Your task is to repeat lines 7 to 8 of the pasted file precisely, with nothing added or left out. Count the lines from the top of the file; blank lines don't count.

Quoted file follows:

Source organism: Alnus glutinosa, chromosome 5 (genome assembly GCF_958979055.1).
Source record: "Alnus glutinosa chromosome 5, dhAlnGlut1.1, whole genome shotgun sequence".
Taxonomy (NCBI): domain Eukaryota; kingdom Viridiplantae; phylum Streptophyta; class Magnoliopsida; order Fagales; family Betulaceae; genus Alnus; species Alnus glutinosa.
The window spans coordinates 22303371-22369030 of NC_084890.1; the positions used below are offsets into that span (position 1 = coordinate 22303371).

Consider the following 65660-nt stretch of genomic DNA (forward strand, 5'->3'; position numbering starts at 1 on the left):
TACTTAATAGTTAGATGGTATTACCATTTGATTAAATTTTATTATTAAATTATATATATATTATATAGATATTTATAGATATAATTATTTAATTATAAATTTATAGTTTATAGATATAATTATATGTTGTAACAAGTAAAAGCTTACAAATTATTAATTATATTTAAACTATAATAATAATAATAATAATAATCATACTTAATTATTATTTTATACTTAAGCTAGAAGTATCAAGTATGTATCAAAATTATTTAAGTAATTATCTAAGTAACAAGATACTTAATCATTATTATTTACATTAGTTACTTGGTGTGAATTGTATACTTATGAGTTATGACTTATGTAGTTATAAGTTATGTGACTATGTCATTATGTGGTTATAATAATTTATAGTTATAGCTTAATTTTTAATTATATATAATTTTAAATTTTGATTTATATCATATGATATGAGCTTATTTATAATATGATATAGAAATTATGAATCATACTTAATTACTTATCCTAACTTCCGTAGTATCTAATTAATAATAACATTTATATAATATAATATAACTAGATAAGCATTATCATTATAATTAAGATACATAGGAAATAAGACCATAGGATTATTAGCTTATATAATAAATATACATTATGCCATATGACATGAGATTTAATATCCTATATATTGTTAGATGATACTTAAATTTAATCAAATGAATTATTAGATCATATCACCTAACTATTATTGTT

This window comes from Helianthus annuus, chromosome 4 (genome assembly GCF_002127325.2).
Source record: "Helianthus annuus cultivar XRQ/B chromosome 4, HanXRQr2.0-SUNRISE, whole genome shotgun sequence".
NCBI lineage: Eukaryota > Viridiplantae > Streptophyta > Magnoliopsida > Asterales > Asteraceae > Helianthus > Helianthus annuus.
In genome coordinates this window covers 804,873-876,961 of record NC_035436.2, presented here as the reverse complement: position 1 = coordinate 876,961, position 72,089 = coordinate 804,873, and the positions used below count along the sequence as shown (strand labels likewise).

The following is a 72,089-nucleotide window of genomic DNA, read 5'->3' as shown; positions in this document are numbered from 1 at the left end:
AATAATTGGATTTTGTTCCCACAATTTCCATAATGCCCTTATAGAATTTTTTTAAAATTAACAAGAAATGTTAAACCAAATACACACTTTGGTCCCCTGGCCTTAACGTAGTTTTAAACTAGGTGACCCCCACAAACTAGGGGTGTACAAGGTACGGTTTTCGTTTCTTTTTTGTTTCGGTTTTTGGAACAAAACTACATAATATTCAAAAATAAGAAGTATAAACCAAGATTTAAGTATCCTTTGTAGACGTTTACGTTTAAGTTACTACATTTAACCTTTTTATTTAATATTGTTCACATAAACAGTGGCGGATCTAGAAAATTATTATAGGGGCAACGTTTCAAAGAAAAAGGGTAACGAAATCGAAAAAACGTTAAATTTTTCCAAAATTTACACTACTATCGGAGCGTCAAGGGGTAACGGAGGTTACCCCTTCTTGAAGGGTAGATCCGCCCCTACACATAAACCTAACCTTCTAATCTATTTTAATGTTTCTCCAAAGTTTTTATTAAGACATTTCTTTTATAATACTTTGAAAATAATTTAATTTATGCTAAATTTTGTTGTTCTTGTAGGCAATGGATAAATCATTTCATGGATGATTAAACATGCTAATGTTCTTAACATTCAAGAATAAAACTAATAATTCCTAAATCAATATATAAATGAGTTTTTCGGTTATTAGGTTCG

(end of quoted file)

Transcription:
This window comes from Helianthus annuus, chromosome 4 (genome assembly GCF_002127325.2).
Source record: "Helianthus annuus cultivar XRQ/B chromosome 4, HanXRQr2.0-SUNRISE, whole genome shotgun sequence".